Most descriptions of design jobs for galleries feature phrases like “we wanted to let the art do the talking,” and as such make the imagery the star of the show. So it takes a very brave, and rather innovative approach to go totally the other way, and instead show no imagery at all. That’s exactly what Grey London has done in its new campaign for Tate Britain, where poignant prose invites people to consider the stories behind the artworks, then view them in person to find out more.
The agency says it was looking to subvert the tradition of promoting art visually in trying to find a new audience for Tate Britain using just “powerful words.” Grey says: “Drawing people in and forcing reappraisal of art works people think they know well, the ads compel people to visit Tate Britain and see the work for themselves in a completely different context.”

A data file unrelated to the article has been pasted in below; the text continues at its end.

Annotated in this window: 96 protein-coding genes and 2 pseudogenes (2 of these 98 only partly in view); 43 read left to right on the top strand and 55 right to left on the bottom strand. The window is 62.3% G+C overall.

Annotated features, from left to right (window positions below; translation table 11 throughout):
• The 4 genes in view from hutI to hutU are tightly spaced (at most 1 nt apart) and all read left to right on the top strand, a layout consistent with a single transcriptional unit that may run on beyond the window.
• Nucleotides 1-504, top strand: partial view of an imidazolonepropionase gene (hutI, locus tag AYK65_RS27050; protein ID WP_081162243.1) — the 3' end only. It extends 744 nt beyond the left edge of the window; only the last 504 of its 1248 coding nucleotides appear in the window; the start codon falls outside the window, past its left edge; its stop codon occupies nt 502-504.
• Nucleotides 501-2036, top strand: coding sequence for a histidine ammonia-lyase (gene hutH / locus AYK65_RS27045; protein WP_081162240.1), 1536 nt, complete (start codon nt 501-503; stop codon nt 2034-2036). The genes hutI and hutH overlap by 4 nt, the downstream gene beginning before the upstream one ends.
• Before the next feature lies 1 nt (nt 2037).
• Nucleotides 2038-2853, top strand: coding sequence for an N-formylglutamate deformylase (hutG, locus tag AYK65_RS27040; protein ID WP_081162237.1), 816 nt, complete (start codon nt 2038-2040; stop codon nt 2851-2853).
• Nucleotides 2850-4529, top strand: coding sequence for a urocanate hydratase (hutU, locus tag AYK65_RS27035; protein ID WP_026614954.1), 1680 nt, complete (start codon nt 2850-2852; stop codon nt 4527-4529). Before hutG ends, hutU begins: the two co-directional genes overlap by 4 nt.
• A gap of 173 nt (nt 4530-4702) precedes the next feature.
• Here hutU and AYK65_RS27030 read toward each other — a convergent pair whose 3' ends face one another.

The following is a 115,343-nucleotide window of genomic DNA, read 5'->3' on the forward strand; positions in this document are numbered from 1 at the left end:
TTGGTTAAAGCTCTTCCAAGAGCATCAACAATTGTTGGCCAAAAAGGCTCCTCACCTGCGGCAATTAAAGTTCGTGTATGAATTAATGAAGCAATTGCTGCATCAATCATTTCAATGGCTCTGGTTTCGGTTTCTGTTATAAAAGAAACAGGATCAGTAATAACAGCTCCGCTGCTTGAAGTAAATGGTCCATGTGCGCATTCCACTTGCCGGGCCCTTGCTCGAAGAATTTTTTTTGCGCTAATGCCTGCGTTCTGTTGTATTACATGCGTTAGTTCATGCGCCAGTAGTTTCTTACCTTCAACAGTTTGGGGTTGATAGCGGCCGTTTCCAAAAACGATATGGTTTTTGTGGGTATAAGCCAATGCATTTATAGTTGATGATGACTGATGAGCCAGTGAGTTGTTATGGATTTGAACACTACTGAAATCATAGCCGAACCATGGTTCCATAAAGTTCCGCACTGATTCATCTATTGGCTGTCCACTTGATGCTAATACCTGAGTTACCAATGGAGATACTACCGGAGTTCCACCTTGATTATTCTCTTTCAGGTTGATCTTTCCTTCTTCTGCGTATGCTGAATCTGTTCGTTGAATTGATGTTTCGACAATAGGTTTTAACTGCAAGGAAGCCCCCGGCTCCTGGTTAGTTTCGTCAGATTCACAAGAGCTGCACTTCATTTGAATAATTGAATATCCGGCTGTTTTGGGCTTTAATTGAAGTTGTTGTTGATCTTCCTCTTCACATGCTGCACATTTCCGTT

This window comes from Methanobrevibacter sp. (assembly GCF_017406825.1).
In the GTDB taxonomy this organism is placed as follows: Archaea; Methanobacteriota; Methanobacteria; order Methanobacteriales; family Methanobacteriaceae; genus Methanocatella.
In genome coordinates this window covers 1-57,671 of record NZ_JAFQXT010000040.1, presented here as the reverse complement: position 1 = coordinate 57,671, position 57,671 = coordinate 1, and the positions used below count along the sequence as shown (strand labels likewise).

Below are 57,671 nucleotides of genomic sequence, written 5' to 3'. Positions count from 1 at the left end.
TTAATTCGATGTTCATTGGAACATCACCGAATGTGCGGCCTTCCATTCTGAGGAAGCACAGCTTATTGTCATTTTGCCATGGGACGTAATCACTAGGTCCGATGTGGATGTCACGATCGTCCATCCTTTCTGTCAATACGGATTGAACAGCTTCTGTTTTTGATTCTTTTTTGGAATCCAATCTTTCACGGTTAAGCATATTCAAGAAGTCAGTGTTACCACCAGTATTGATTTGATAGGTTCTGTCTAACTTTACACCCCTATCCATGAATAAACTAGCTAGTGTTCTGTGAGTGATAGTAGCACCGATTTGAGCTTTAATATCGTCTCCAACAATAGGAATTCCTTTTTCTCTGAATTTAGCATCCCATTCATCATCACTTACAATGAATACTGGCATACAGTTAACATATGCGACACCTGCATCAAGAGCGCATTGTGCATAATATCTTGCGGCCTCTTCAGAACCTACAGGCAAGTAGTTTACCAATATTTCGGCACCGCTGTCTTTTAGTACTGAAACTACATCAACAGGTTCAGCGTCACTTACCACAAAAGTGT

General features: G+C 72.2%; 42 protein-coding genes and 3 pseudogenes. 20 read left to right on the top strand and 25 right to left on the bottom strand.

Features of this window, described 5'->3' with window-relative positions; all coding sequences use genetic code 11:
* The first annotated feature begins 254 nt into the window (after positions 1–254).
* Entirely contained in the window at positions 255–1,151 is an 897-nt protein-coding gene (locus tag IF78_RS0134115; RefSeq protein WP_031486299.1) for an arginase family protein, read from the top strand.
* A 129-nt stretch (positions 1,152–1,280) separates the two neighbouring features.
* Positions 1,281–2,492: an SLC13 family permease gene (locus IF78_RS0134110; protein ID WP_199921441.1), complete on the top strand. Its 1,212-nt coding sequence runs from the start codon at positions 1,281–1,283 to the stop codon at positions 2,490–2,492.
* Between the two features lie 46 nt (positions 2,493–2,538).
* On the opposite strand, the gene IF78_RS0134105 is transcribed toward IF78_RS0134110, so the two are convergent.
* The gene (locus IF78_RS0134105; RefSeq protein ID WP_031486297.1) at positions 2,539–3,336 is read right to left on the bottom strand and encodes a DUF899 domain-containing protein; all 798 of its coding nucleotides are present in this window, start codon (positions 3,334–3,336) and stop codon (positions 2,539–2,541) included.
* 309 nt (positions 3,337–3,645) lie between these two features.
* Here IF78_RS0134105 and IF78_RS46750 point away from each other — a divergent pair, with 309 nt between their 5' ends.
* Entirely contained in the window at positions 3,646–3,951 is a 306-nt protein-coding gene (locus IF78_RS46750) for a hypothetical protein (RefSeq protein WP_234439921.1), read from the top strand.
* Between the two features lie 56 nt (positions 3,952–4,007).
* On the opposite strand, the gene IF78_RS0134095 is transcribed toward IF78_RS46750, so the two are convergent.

The ads were art directed by Grey chairman and CCO Nils Leonard, and the copy was written by Pete Gatley, Jonas Roth and Rasmus Smith-Bech, aiming to “give us an insight into the manipulation of public image, the torture of obsessive love and the beauty of grief,” says Grey. “Each story unlocks the power behind the work in ways we can all relate to.”
The typography was selected to allow the stories to come alive and convey the emotion within the text, and is modified according to each artwork and its story. As such, the type is “proudly front and centre for Portrait of Elizabeth I, fractured and declining for Francis Bacon’s 1972 Triptych, rippling and drifting off for Millais’ Ophelia, Tate Britain’s most popular painting,” says Grey.
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